Apple Market in Covent Garden. Photo Credit: © Ursula Petula Barzey.
For those wanting something a bit grittier and alternative, head north to Camden Market, centered on Camden Lock on the Regent’s Canal, previously a busy waterway for goods. In the 1970s, the former warehouses were transformed into a bustling arts and crafts market. This took off, and today Camden is the perfect place to buy hand-crafted jewellery, clothes, vintage, music, art, and delicious street food. For fans of the late, great Amy Winehouse, this is also the place to come and pay your respects at her statue, sited close to her favourite local pub.
Camden Market in London. Photo Credit: © Ursula Petula Barzey.
The Churchill Arms
At the end of a busy day sightseeing, what could be better than to relax with a cold drink and a bite to eat at a pub! The Churchill Arms was renamed after Winston Churchill, as his grandparents had been regular visitors. His “best British bulldog” face adorns the pub sign, and inside there are loads of fascinating Churchill memorabilia. Most people visit it for its beautiful flower displays – the pub has even won an award from the Chelsea Flower Show. At Christmas, it is transformed by crowds of Christmas trees all over the pub exterior. Inside, you can enjoy traditional beers and ales and delicious Thai food.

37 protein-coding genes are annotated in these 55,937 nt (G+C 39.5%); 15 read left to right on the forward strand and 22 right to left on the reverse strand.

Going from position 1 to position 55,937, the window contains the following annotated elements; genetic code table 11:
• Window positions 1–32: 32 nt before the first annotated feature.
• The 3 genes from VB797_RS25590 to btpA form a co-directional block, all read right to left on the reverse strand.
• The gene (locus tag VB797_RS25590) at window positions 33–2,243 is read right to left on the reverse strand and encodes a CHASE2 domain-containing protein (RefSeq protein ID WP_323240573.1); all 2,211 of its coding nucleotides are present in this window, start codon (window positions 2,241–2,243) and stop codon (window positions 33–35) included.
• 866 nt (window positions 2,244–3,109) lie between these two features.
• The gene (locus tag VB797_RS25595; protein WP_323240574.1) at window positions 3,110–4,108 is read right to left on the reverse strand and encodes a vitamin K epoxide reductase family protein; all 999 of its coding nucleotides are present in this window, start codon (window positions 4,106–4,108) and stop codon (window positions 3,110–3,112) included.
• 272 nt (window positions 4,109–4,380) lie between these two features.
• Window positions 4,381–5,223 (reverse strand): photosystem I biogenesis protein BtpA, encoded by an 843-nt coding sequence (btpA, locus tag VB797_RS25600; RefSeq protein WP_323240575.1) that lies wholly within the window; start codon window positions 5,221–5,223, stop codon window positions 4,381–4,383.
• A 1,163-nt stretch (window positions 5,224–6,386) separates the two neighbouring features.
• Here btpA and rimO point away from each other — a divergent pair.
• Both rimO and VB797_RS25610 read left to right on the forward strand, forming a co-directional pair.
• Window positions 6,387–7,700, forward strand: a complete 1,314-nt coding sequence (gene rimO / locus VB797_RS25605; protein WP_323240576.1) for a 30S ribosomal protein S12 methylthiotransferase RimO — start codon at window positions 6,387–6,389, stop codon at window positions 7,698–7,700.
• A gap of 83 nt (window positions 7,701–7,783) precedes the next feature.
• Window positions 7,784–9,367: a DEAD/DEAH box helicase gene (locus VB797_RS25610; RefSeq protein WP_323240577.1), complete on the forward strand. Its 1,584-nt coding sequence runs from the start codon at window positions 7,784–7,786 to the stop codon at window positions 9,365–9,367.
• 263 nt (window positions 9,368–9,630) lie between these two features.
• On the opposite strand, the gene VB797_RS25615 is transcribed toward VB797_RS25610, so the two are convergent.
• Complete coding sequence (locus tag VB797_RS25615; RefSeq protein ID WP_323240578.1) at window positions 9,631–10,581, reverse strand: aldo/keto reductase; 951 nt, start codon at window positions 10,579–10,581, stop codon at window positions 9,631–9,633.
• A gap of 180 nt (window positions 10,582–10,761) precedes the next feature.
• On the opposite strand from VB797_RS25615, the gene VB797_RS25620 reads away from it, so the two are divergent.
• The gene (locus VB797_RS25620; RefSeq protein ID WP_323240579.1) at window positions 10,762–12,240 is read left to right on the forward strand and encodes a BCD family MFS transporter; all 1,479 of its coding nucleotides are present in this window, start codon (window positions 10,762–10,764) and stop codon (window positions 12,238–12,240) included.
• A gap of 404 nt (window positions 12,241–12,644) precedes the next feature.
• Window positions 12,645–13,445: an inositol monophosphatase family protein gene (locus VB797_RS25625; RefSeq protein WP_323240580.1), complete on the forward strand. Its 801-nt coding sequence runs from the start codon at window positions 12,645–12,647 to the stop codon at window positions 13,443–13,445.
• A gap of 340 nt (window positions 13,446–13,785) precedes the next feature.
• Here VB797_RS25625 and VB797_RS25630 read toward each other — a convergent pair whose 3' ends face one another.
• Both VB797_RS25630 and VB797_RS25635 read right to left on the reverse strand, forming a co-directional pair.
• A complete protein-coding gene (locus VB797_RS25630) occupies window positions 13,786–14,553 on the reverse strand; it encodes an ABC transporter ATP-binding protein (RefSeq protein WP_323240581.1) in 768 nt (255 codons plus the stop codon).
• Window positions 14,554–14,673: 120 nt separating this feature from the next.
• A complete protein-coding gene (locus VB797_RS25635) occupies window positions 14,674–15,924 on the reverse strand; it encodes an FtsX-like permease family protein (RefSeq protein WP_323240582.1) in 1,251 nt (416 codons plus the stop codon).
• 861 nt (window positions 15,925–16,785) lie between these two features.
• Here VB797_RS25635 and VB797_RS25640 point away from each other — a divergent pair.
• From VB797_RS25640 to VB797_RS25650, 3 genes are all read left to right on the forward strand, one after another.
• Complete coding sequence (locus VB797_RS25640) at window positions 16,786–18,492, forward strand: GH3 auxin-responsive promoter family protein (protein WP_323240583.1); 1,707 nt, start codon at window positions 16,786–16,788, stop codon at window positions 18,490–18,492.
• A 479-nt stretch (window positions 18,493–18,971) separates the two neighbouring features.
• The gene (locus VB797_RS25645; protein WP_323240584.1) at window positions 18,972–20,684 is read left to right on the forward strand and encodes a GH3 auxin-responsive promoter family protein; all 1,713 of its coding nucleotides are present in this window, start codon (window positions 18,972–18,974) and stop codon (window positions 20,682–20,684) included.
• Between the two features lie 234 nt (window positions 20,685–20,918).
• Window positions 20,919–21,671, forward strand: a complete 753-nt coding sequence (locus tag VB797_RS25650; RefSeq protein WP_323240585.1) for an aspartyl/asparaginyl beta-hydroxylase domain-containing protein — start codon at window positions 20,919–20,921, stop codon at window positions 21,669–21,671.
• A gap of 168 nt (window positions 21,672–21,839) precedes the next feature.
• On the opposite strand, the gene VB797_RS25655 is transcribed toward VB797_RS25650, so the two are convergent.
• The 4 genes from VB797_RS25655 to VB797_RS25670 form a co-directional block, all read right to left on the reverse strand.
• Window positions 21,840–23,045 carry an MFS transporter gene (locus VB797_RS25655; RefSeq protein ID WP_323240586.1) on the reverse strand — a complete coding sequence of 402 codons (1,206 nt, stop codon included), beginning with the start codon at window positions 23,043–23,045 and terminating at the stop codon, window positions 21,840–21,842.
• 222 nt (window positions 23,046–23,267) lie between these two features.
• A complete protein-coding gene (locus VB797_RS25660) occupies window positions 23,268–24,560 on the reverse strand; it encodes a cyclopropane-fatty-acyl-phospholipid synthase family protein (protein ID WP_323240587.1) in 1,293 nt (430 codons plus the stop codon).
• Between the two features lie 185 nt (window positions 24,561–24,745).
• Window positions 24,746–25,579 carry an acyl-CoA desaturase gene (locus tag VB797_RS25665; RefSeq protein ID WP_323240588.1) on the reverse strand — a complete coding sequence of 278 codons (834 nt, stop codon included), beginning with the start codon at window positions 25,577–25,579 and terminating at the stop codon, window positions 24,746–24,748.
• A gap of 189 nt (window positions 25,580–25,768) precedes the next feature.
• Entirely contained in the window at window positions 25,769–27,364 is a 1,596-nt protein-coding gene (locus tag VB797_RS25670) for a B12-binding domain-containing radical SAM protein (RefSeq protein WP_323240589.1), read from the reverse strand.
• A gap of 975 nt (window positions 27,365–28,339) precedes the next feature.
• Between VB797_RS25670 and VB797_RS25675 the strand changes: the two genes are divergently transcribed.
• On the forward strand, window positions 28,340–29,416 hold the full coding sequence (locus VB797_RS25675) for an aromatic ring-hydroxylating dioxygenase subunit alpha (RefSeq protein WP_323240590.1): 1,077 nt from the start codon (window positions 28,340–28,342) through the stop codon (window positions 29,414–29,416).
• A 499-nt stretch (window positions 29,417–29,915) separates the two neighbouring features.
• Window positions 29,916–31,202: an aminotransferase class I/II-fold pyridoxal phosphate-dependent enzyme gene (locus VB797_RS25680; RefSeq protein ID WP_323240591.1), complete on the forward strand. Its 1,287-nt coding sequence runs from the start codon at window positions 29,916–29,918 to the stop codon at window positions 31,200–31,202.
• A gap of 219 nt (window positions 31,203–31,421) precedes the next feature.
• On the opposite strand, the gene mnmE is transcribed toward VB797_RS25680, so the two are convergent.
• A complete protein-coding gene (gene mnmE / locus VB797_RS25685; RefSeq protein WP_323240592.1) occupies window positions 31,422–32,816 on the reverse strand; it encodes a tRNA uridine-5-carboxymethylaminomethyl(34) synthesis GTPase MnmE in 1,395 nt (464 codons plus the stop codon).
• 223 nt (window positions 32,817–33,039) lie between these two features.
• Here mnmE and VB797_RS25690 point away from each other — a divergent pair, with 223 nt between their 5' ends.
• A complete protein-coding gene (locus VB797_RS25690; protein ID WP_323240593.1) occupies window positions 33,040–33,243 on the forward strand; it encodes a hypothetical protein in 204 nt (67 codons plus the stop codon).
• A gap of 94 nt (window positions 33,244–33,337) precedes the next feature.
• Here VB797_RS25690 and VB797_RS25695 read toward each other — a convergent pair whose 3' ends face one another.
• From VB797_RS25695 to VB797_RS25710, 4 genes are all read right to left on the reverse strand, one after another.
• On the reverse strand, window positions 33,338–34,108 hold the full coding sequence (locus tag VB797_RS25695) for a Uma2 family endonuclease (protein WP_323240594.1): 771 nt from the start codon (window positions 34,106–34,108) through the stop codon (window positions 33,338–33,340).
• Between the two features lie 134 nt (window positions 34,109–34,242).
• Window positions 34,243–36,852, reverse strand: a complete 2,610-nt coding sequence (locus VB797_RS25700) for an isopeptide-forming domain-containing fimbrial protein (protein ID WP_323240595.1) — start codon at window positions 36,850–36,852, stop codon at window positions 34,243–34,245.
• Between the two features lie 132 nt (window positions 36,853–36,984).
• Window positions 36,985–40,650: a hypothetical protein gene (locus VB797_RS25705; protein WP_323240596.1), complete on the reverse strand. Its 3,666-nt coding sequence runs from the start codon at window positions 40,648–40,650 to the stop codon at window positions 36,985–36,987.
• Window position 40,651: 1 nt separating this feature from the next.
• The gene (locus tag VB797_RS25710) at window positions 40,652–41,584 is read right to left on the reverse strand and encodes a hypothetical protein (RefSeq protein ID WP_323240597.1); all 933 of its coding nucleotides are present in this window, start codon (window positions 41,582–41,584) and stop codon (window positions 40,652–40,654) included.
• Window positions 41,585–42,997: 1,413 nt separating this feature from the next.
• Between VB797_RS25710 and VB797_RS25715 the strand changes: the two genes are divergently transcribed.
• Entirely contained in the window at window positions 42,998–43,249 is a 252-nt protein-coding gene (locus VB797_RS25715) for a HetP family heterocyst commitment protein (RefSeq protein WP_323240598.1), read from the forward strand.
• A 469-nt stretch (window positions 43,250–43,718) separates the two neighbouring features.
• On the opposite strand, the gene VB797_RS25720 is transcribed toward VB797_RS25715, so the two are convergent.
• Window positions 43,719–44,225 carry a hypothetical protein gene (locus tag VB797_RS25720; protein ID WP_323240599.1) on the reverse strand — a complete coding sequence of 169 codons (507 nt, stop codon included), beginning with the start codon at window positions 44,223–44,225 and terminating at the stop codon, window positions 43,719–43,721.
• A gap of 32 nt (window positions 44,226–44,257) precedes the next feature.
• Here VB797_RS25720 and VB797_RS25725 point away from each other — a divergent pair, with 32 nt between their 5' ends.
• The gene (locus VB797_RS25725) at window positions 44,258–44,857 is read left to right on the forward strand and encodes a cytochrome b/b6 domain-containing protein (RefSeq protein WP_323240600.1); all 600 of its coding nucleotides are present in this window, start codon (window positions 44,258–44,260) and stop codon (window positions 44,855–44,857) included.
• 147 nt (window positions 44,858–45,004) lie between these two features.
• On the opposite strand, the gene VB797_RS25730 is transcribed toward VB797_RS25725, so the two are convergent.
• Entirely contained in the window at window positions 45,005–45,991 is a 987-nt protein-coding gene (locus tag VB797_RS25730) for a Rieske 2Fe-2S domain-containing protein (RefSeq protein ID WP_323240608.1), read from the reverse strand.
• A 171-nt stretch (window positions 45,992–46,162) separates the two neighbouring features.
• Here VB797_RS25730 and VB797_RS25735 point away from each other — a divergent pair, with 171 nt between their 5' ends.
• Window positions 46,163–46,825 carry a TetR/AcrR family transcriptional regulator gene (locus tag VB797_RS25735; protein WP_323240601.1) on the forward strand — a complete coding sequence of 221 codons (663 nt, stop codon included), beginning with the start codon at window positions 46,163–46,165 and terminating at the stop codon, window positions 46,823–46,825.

Churchill Arms Pub in London. Photo Credit: © Ursula Petula Barzey.
About two hours drive west of London are The Cotswolds, an Area of Outstanding Natural Beauty. To many, The Cotswolds are quintessentially English, rolling hills, small picturesque villages, impressive stately homes, gorgeous gardens, and lots and lots of sheep. The eastern side of The Cotswolds are most easily accessible from London and includes some of the area’s most lovely villages, such as Bibury, described by William Morris as “the most beautiful village in England.”
The Cotswolds: A traditional stone Cotswold cottage in the village of Kingham, Walk 8 – Kingham, Churchill. Photo Credit: © Nick Turner via Visit England / Cotswolds Tourism.
These are just some of the tourist attractions you can find in London or on a day trip which begins with the Letter C. My name is Caroline Piper and you can find out more about me on our website guidelondon.org.uk.